The new approach required Advocate communicators to abandon the rigidly written, institutionalized voice of most press releases, with stiff quotes that
journalists can't use. "They're good writers," says Ylisela, who trained the staff and edited most of the pre-launch stories on the site. "They just needed
the chance to write good stories."
One piece, headlined, "Young hearts no longer run free," leads with
a 32-year-old patient who suffered a heart attack, warning that it's not just a disease that strikes the elderly.
Writers occasionally turn in first-person pieces. One staffer described getting acupuncture to treat her migraines, while
another wrote about "my fun with shingles." "When 'vaccinated' isn't enough: A whooping cough story" describes a daughter's frightening encounter with the disease.
Tip stories and videos
The site is also rich with tip stories, such as five diet changes that help prevent cancer. There are quick
pieces that report health-related developments, among them one headlined, "Parents can weigh in on new USDA snack guidelines."
Building on Johnson's experience, Advocate has long produced videos. The site offers footage on topics such as sudden cardiac death among young athletes and how to stretch and warm up for snow shoveling. There's even
one on "laughing yoga." Videos are important for demonstrating the visuals of
stories pitched to TV journalists, Johnson says.
Videos and slideshows, along with profiles of Advocate employees, give consumers a look inside health care, Ylisela says. Future videos will look at a day
in the life of what's happening at Advocate, featuring doctors, staff and patients.
One promising video will look at what doctors listen to in the operating room, around the theme, "what music are you being healed to?"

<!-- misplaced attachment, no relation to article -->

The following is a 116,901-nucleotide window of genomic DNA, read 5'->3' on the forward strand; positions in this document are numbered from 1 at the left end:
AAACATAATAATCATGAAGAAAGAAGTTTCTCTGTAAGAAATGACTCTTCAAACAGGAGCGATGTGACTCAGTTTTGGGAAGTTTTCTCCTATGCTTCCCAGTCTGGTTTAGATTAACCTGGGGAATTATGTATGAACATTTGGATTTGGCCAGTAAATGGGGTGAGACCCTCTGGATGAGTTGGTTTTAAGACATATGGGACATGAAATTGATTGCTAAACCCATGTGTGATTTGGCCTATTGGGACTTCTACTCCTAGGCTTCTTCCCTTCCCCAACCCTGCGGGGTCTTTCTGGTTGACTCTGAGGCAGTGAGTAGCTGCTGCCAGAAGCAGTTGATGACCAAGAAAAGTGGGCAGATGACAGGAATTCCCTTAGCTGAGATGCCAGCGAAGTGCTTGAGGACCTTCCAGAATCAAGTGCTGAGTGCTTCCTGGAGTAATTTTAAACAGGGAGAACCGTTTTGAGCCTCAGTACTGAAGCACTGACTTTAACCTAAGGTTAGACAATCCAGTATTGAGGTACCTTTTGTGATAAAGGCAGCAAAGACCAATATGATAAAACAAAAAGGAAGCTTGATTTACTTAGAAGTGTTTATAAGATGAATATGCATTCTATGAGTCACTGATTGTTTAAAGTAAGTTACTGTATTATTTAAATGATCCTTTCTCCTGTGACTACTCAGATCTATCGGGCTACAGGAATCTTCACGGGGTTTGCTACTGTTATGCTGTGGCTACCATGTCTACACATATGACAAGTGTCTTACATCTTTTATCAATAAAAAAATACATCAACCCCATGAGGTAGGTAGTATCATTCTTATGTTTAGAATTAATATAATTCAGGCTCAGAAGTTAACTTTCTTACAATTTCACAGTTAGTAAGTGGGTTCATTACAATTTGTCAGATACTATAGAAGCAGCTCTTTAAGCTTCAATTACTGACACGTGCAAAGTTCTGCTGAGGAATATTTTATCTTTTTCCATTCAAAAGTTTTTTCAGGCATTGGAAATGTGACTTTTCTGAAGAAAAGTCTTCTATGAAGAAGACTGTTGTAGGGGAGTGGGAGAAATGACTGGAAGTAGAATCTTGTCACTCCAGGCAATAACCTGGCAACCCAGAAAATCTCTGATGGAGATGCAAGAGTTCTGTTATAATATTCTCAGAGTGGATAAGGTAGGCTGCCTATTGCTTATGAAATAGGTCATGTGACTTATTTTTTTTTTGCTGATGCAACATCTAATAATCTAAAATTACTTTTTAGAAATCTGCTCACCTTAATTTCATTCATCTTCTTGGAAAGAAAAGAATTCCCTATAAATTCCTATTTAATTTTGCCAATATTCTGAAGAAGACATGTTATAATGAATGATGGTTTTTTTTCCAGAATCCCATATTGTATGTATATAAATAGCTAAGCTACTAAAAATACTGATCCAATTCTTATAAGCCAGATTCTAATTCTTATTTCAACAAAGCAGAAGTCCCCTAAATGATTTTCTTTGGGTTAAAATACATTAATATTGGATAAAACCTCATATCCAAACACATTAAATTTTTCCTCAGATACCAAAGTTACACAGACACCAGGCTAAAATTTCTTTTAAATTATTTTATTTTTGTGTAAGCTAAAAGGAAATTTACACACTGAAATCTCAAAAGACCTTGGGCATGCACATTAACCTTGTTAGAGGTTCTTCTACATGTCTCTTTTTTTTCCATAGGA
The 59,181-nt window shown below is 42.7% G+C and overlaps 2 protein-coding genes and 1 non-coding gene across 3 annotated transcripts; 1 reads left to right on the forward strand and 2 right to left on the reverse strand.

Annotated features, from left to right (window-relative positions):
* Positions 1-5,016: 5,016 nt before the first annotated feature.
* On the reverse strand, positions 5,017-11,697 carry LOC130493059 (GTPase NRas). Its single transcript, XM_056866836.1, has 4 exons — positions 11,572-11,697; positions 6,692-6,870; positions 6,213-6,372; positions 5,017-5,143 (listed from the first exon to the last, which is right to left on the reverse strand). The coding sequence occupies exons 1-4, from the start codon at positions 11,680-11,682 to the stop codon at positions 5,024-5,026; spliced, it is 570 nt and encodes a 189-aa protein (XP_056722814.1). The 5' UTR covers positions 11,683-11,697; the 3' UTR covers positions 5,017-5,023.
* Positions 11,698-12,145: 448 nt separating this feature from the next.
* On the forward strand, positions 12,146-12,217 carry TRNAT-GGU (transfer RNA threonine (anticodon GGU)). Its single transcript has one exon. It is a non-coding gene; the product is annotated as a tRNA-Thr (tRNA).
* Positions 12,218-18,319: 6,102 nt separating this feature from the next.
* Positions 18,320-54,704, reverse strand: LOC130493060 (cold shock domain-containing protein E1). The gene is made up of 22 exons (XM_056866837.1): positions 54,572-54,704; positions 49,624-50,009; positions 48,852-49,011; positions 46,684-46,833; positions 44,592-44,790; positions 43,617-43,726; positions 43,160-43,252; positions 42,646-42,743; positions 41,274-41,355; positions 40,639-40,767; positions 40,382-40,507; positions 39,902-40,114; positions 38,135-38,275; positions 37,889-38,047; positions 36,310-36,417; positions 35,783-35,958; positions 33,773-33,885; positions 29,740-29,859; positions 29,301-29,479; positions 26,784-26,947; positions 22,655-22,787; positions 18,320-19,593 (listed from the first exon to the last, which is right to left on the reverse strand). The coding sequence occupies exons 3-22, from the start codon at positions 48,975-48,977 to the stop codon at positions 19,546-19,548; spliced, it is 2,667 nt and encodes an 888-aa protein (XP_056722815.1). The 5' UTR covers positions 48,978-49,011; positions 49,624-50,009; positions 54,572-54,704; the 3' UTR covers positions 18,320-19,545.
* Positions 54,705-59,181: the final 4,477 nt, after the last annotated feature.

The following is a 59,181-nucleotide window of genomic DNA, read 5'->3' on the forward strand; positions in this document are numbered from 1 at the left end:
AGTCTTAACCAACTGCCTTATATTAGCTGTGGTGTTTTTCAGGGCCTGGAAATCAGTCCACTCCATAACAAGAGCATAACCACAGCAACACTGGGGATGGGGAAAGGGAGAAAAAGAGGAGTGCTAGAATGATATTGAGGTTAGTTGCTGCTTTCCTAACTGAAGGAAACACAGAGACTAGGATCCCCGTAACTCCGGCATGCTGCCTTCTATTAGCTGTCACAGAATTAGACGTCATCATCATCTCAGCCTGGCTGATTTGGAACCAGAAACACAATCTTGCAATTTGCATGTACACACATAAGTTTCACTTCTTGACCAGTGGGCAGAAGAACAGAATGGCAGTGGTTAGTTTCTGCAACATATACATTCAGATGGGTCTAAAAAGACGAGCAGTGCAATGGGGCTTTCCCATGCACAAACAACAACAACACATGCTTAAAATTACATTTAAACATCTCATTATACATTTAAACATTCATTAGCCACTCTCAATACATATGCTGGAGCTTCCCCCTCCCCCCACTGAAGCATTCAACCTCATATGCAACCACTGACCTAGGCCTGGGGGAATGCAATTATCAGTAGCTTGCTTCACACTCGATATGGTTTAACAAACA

"We have some doctors who listen to Chopin and some that listen to pop music while they're performing surgery in the OR," Johnson says.
Advocate adds at least five new stories to the site daily and distributes them through an email newsletter that goes to reporters and others who sign up.
"In the morning, when reporters are planning out the news of the day, we hope to catch their eye first with an interesting angle or story or point of view
on today's news," Johnson says.
While completing their regular public affairs duties, the staff has to produce fresh content, both original stories and summaries of reports and content
from elsewhere, including new studies and medical breakthroughs.
Still, Johnson believes the site won't just be a time-suck for communicators. Stories they write for the site count toward the total number of press
releases they are required to write each month. If all goes well, health enews will spark more coverage, which means less fruitless pitching
stories reporters aren't interested in.
The stories make use of feature-story narrative techniques that are spreading among communicators. Ylisela says the organizational world is catching up
with the news media.
"We've been teaching the importance of good storytelling for years," he says. "'Find humans; don't have a bunch of stiff quotes from the suits. Don't tell
me, show me.' All of the old adages that apply to any kind of journalistic writing now seem to have finally caught on."
This helps PR pros cut through the noise of a wired and distracted world, Ylisela says. And the site's social media channels allow readers to share, like
and tweet the stories, as well as comment on the health topics—which can generate new content and discussion.
It didn't take long for word of the site to spread. "We did a soft launch to 77 people internally, as a test," Johnson says. "By the next week that grew to
more than 2,000 people-and we hadn't even done any marketing yet."
With those kinds of numbers, the hard work is just beginning. "Once you launch a site like this," Ylisela says, "the beast must constantly be fed."